Third Prize Winner: Opas Guides LTD

Third-year MEng Engineering and Entrepreneurship student Eleanor Griffin won a £550 Engineers in Business prize for her innovation, Opas Guides.

Opas Guides makes surgery better through bespoke and individualised digital pre-operative planning. Opas provides 3D-printed jigs to reduce patient time under anaesthetic, surgery costs and recovery time, for hip replacement surgeries. CT scans of patients’ hips are used to build jigs/guides for use during operations that act as drill and placement guides. These guides are 3D printed in Medical Grade CE marked resins.

Opas Guides Surgical Jigs give surgeons the opportunity to transform pre-operative planning with physical jigs through an iterative design process, to ensure the outcome required and minimise risk during the operation. Guides are unique and patient-specific, giving surgeons the chance to discuss the operation with their patients beforehand and interact with the CAD models, improving informed consent and ensuring understanding of the process by patients, physiotherapists and family or loved ones.

Actively trading since last Autumn, Opas Guides is currently working on jigs for hip replacements with the hope of partnership or a contract with major replacement and resurfacing manufacturers Smith+Nephew and MatOrtho. Opas Guides currently offers one jig for use during hip resurfacing surgeries and have been investing in research and development to increase product range and effectiveness.

In addition to providing jigs to surgeons across the UK and abroad, Opas Guides hopes to provide jigs to surgeons and hospitals in developing countries, with the aim of making surgery cheaper and more accessible to everyone, regardless of where they live.

Fourth Prize Winner: AD Manufacturing

Fourth year Year MEng Engineering and Entrepreneurship, Adam Davidson, won a £300 Engineers in Business prize for his business, AD Manufacturing.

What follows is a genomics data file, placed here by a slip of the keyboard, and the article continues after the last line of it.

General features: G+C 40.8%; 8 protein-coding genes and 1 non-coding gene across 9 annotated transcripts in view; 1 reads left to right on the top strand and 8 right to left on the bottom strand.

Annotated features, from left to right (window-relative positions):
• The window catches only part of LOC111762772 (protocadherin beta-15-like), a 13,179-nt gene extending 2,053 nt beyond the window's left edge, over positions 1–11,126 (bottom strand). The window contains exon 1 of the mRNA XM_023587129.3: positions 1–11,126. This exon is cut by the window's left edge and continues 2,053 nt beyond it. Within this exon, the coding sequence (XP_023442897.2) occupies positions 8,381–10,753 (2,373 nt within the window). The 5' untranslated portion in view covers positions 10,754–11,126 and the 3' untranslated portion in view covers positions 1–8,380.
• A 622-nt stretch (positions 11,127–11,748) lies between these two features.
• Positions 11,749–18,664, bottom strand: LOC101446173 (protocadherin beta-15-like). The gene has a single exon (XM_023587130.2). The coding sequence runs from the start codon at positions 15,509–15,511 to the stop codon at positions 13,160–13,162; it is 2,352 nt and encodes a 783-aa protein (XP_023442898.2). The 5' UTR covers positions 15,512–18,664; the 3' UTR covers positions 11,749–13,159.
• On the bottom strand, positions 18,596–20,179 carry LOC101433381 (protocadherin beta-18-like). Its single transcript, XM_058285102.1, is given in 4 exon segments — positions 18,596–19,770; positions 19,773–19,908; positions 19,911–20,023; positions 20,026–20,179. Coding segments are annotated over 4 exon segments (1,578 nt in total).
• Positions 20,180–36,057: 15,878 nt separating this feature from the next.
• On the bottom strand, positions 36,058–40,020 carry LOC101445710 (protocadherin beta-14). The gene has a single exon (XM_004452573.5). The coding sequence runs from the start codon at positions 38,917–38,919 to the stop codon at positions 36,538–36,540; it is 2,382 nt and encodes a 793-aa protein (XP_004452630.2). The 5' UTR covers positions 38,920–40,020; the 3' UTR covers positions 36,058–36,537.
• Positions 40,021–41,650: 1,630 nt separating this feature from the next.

The business is designed to utilise automated 3D printers to manufacture the most sustainable and environmentally friendly plastic products like merchandise and gifts.

Utilising a state-of-the-art multi-material 3D printer the company can manufacture saleable multi-coloured products that are each personalised to specific customers. This unique selling point creates sentiment with the customer and consumer and increases the perceived value of the product. Furthermore, the novelty of the product will attract footfall to a point of sale on the Internet which will allow the sale of traditional products with no extra marketing costs.

Adam said, “I have completed the Student Startup pre-incubator programme and am currently validating the market with a minimum viable product which I plan to progress into a functioning start-up.”


Fifth Prize Winner: Vilora Energy Storage

Third-year MEng Engineering and Entrepreneurship, Julian Pople, won a £300 Engineers in Business prize for his innovation Vilora Energy Storage

Vilora Energy Storage plans to design, produce, and sell energy storage for residential and corporate environments. The current problem with energy storage systems is a short life expectancy of 10-15 years. My design allows for cells/modules to be removed and replaced easily, extending the life expectancy of the system. The removed cells can be refurbished and cleaned if it is still in an operational state, which increases their capacity and reliability for re-use. This reduces costs both for the customer and the company due to expensive warranty claims.